What to see
Ravenscar House Museum is home to artworks by some of Aotearoa New Zealand’s most beloved artists. Here are a few highlights from the collection
Self Portrait Still Life, c1935
Frances Hodgkins (1869–1947)
Oil on canvas
Frances Hodgkins was one of Susan’s favourite artists – she even named her daughter after her. There are 10 Hodgkins works in the Ravenscar Trust Collection, more than any other artist.
Susan and Jim purchased this painting because it is very typical of Hodgkins' work. Hodgkins never painted a traditional self-portrait, instead choosing to represent herself through still life works.
Untitled (Blue ovoid vase), 2004
Garry Nash (1955–)
Susan's interest in glass was first sparked when her daughter Frances gave her a piece by Auckland artist Garry Nash. Nash was a pioneer of New Zealand studio glass, beginning his explorations in the medium in 1978 and taking over Sunbeam Glass in Auckland 10 years later. His works can be found in many public and private collections.
Taylor’s Mistake, 1948
Colin McCahon (1919–1987)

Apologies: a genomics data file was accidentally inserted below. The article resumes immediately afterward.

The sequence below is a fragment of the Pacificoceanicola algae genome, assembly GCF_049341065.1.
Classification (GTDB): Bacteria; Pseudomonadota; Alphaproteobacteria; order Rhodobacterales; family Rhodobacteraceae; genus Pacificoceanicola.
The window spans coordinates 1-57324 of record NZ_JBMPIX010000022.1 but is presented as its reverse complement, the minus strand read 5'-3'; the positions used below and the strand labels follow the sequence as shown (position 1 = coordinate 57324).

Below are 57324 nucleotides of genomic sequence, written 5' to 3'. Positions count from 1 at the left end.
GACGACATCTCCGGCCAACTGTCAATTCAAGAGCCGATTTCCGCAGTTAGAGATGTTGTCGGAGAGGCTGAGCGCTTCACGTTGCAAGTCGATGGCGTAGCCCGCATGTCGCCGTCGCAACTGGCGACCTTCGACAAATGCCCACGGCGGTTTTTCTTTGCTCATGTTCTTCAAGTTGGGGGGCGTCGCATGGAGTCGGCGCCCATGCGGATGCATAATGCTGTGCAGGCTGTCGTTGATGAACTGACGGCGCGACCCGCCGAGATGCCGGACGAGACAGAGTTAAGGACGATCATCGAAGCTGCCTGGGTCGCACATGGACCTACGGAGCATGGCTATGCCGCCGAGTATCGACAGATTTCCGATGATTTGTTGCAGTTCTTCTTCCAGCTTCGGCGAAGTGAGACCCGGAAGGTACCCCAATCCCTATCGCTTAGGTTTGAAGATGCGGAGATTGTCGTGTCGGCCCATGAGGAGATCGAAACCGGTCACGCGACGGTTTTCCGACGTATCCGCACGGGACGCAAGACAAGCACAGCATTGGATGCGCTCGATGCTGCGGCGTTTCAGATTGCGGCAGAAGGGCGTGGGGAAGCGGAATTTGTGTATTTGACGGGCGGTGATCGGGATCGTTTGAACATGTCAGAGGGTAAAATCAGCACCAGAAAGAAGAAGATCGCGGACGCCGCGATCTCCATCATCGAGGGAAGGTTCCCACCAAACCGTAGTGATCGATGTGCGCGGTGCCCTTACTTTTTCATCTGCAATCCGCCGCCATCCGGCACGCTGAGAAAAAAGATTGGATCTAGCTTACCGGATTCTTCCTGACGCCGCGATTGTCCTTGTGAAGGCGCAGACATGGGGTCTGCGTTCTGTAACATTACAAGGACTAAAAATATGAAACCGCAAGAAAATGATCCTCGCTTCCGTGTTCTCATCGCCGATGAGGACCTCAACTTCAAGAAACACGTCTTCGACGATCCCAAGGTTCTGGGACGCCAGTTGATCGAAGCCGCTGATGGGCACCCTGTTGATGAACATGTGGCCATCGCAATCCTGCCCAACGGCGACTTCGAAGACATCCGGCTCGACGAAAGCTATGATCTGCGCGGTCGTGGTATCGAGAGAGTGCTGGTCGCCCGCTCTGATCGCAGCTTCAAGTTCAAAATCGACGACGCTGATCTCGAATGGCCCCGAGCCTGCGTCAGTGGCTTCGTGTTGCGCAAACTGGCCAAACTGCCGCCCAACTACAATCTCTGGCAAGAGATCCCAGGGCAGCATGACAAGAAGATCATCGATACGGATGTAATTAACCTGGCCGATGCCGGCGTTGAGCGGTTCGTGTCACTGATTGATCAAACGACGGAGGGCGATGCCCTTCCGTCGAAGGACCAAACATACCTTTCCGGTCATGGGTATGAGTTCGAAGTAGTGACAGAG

Oil on canvas
This work by one of New Zealand's most famous artists was one of Jim's favourites. Jim and Susan designed their bedroom at Scarborough so they would have this exact view from their window. The painting hung on Jim's side of the bed so he could see the view and McCahon's impression of it.
Ina Te Papatahi, 1902
Charles Goldie (1870–1947)
Oil on Canvas
Ina Te Papatahi (Te Ngahengahe, Ngāpuhi) was a niece of the prominent Ngāpuhi chiefs Eruera Maihi Patuone and Tāmati Waka Nene, both early signatories of Te Tiriti o Waitangi (Treaty of Waitangi) in 1840.
Ina lived near artist Charles Goldie’s studio and was one of his favourite subjects. He painted at least seven portraits of her, with this being one of the earliest. It hung by the fireplace in the library of the original Ravenscar House.
Wine strainer, 1st century AD
Antiquities were one of Susan’s passions. Her interest in Classics stemmed from a childhood fascination with Homer, the Ancient Greek poet. Susan later pursued this interest by studying Latin at the University of Auckland. In amassing her own collection, Susan focused on Roman artefacts, especially everyday household items like this bronze wine strainer.
The Long Horizon, 1999
Paul Dibble (1943–)
The Ravenscar Trust Collection includes several works by acclaimed New Zealand sculptor Paul Dibble. The Long Horizon, an early but typical example of Dibble's geometric figure sculptures, sits at the front of Ravenscar House. The sculpture occupied a similar position outside the entrance to the original Ravenscar House at Scarborough. It was, and is again, a statement piece that gives visitors an enticing glimpse of the treasures inside.